Neither the physical or futures natural gas markets could gain much traction in Tuesday's trading, and soft pricing in the Midcontinent, Midwest, California, and the Southeast of a few pennies to a nickel lower were trumped by double-digit declines in Appalachia and the Northeast. The NGI National Spot Gas Average fell 6 cents to $2.65.
Futures trading was equally uninspired and at the close the soon-to-expire October contract fell one-tenth of a cent to $2.918 and November rose 1.2 cents to $3.00. November crude oil skidded 34 cents to $51.88/bbl.
Western Canadian markets were in a pickle.
"At AECO you have all kinds of problems," said Jeff Richter, principal with EnergyGPS, a Portland,OR-based energy risk management firm. "There are all kinds of constraints going on that they need to shut off production. There are bottlenecks all over the place and they are stranding gas. That market point will have to send a price signal and three weeks ago $C0.45/Gj didn't do it so you had to go to $C0.25.
"If $C0.25 doesn't do it you have to go to $C0.05, and if that doesn't do it, you have to go to negative because everything is getting pushed back there from maintenance.
"GTN is having maintenance and that is going to push a half Bcf/d back into AECO, and intra provincial maintenance is going on. The last three weeks AECO has been getting hammered. They came out of it a little bit, but to send a negative price signal there just sends a signal 'I've got to turn you off'," said Richter.
Negative pricing is a first. "NGI began offering NOVA/AECO C pricing in March 2002. In the more than 15 years since, NOVA/AECO C has never before traded in the negatives. In today's trading, prices ranged from negative 29 cents to positive 55 cents $CDN/Gj averaging just 8 cents," observed NGI Market Analyst Nate Harrison.
In the Lower 48 gas sellers didn't have to worry about extreme congestion, just low next-day spot power prices. At the Indiana Hub Intercontinental Exchange reported on-peak Wednesday prices slumped a stout $28.62 to $42.18/MWh and on-peak power at the PJM West terminal skidded $10.25/MWh. At the ISO New England's Massachusetts Hub next-day on-peak power fell $1.20 to $52.66/MWh.
Elsewhere declines were more benign. Gas at the Chicago Citygate fell 7 cents to $2.88 and gas at the Henry Hub gave up 2 cents to $2.95. Marketers trying to move gas out of Transco Zone 4 saw steady quotes at $2.95, and gas on Panhandle Eastern was quoted 7 cents lower at $2.51.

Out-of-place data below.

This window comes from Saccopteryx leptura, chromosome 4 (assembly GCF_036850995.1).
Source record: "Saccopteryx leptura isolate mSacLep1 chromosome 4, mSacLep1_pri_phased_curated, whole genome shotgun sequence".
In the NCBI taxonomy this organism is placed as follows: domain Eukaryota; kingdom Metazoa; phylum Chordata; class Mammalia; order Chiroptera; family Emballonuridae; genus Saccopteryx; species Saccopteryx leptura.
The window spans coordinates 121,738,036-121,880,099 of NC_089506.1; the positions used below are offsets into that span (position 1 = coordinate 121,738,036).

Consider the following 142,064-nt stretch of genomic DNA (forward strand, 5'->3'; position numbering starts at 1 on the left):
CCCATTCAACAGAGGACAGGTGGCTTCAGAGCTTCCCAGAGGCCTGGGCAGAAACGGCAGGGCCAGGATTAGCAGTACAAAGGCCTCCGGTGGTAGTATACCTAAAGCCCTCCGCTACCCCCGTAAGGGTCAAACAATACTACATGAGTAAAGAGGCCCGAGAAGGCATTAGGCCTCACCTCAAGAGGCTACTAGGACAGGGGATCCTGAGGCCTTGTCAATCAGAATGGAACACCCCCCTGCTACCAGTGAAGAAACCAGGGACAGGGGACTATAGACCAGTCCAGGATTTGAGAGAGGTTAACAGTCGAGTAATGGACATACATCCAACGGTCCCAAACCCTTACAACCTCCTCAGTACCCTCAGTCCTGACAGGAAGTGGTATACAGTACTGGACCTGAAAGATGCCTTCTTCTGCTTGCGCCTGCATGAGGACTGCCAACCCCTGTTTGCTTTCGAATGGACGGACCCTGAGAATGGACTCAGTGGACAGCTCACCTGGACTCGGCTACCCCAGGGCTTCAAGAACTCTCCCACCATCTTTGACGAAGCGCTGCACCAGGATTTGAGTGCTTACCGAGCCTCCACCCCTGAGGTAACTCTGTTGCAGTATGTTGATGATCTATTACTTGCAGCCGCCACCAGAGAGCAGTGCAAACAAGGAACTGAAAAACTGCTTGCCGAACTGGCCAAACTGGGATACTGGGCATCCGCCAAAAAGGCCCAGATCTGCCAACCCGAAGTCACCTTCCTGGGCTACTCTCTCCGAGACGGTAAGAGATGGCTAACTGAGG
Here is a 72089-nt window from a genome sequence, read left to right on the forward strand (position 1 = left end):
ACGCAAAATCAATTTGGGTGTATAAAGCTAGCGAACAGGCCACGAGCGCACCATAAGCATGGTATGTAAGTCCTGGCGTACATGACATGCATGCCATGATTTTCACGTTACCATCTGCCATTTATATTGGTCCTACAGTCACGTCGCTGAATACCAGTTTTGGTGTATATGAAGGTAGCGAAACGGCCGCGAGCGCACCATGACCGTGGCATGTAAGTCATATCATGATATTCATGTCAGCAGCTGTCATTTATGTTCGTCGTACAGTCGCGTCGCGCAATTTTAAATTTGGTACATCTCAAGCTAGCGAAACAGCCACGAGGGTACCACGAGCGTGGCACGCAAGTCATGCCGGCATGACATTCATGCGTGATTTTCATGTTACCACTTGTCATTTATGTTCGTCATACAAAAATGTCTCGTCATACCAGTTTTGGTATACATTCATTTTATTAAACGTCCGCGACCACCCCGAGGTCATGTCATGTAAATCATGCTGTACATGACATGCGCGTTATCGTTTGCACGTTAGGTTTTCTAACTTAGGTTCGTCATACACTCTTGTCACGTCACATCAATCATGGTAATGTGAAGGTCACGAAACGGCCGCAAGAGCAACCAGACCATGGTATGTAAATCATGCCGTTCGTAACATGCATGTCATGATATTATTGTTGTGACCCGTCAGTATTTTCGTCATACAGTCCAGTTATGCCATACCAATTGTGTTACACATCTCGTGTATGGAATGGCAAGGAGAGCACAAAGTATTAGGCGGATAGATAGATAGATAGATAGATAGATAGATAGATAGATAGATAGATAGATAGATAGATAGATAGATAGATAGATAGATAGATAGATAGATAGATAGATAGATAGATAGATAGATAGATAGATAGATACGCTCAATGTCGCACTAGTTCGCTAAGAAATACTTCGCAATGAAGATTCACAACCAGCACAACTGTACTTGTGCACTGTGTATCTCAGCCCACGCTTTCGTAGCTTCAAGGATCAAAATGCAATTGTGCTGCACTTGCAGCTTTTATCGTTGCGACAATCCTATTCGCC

Deliveries to Opal were seen 4 cents lower at $2.52, and gas at Malin fell 3 cents to $2.56. Parcels priced at the PG&E Citygate dropped 8 cents to $3.16 and gas at the SoCal Citygate lost 8 cents as well to $3.00.
Traders noted an early test of recent lows and thought "the establishment of lowest levels in more than two weeks early in the day further suggests a test of support at the $2.88 level," said Jim Ritterbusch of Ritterbusch and Associates in closing comments Tuesday.
"While we look for this support to hold into Thursday's Energy Information Administration release, we feel that the report is more apt to indicate a bearish rather than a bullish figure. While we are looking for about a 65 Bcf injection, a 70 handle could briefly push values to below our expected support that has been formed by a shelf of triple lows this month.
"Bearish impetus remains driven largely by a stronger than expected production pace as well as a shift toward mild temperatures that now stretch through the first third of next month. While most outlooks have swung back in favor of above normal trends, such patterns don't necessarily equate to a sizable upswing in cooling degree days (CDD) during the fall period."
"[Tuesday's] six- to 10-day forecast is even warmer than yesterday's forecast for much of the central and eastern U.S.," said forecaster WSI Corp. in a morning report. "The West is much cooler.” Continental United States (CONUS) population-weighted CDDs “are up 1.2 to 18.4.” CONUS gas-weighted heating degree days “are down 1.2 to 11.7, which are 17.9 below average.
"Overall forecast confidence is average, and the forecast has room to deviate in either direction given the model spread. The West has some cooler potential, while the central and northern U.S. has some warmer potential based on the ECMWF.